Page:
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Oral steroids and inflammatory markers in asthma
  1. J GRIGG
  1. Dept of Child Health, Clinical Sciences Building
  2. Leicester Royal Infirmary, PO Box 65
  3. Leicester LE2 7LX, UK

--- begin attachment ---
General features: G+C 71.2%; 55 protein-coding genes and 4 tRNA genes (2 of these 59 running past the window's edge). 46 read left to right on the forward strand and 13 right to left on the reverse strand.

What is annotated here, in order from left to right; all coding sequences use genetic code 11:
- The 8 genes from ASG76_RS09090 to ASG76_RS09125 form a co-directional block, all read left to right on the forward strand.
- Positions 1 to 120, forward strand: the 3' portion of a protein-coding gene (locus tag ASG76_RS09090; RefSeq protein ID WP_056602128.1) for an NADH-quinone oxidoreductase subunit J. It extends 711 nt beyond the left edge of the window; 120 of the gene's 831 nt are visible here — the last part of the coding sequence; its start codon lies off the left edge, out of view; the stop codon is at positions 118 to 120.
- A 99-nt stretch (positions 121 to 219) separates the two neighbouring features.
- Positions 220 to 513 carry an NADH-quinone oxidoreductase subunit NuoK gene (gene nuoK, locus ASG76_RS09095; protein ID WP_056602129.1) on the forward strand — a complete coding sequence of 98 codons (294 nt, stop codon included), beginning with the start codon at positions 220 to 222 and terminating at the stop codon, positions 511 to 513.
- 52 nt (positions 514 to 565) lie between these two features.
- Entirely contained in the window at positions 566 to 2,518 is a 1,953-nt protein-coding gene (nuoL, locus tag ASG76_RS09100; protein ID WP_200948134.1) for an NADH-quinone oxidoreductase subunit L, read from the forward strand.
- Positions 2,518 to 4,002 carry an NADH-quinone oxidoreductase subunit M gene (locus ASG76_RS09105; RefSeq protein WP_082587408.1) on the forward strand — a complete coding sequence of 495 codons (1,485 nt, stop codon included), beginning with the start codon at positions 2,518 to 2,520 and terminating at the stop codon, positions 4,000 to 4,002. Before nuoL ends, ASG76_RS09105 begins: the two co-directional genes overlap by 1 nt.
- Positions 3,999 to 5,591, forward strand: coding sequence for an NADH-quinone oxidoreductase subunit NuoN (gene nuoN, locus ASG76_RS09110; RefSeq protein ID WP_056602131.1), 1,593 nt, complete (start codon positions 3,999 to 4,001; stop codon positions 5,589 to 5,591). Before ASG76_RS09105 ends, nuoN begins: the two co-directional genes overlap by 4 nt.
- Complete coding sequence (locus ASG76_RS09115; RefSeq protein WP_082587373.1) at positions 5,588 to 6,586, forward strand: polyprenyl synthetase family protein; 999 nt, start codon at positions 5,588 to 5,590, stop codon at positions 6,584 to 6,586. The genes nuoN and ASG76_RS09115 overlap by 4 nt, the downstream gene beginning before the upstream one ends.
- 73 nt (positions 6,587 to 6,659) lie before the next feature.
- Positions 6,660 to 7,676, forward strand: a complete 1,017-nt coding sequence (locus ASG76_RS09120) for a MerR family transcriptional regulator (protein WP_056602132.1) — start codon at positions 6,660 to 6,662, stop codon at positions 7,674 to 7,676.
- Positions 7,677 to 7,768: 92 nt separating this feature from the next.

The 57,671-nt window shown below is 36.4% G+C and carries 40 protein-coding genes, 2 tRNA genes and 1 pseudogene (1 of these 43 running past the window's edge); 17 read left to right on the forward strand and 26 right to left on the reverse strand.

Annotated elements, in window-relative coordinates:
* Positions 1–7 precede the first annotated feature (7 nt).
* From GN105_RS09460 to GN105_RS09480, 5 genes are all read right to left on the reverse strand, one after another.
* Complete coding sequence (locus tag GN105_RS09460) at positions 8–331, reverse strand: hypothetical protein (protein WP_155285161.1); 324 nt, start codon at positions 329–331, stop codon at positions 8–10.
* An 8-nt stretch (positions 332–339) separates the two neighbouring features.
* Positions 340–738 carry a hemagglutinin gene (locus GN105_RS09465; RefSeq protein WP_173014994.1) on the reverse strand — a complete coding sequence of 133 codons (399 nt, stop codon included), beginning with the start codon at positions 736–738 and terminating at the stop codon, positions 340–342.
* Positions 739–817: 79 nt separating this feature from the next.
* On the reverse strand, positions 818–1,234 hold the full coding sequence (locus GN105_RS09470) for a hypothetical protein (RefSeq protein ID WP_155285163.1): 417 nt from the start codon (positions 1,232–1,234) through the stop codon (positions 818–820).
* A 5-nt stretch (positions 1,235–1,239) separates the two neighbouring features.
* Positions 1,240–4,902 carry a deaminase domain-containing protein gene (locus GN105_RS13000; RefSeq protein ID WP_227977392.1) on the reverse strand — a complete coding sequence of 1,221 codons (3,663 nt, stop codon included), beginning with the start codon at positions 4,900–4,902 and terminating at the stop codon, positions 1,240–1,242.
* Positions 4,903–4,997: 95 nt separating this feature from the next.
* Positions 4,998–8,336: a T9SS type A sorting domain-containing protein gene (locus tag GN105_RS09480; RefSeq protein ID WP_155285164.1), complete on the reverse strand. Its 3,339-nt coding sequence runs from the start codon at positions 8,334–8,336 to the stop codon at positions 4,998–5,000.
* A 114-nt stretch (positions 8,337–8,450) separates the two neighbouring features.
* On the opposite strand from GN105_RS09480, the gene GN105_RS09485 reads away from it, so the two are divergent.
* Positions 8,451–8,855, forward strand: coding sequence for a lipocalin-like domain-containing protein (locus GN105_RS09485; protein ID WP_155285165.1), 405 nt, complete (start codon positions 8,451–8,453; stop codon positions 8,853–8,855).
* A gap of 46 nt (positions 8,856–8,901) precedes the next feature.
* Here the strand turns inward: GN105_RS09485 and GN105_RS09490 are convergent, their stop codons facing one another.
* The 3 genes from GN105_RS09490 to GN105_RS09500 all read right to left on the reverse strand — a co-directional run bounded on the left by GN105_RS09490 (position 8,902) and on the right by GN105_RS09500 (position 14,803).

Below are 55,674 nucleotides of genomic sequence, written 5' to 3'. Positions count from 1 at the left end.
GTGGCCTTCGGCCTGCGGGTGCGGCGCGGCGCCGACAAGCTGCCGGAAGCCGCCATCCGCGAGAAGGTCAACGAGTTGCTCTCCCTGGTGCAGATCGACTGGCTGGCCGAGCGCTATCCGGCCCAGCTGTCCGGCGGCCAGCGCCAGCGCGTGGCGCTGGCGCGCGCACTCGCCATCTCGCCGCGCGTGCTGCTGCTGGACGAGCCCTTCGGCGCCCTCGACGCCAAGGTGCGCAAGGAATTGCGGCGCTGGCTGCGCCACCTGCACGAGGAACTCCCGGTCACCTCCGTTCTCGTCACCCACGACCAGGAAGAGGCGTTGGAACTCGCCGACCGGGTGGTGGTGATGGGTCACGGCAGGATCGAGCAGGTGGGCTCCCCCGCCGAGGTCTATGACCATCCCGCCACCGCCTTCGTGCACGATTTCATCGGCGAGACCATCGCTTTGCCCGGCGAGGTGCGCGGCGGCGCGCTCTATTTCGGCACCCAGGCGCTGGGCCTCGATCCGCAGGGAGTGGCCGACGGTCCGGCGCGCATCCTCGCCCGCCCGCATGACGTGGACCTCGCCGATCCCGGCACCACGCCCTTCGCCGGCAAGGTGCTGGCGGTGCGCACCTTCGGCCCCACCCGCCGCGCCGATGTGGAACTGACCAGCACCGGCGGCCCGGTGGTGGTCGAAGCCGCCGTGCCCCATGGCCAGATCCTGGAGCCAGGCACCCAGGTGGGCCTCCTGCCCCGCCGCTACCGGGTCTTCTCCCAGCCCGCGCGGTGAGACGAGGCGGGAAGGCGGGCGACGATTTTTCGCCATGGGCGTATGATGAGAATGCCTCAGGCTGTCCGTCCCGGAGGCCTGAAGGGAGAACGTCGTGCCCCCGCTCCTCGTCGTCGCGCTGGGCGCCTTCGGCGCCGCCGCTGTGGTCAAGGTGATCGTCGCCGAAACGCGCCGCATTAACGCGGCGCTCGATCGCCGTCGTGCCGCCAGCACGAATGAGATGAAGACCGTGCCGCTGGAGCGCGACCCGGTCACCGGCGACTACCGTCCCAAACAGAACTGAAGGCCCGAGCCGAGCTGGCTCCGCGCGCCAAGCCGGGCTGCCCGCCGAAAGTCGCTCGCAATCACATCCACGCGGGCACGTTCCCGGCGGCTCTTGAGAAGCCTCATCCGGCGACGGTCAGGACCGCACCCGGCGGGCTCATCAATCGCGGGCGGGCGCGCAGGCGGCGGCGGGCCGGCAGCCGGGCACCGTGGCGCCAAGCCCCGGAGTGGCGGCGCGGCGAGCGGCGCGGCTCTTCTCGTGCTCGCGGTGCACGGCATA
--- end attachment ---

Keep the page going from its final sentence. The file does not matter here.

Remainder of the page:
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    Editor,—Although the recent paper by El-Radhi and colleagues presents interesting data about decreases in inflammatory markers during the resolution of acute asthma,1 some of their conclusions are not valid. Firstly, acute asthma has a tendency to resolve without corticosteroid treatment.2 As all of the children with acute asthma (quite rightly) received steroids, the observed effect may equally reflect processes associated with spontaneous resolution. Indeed, corticosteroids do not inhibit the release of eosinophil cationic protein (ECP) from eosinophils.3 Secondly, the normal controls are inadequate. Atopy per se is associated with increased serum levels of ECP,4 and it is therefore to be expected that the asymptomatic atopic asthmatics will have higher ECP levels than the mostly non-atopic controls.

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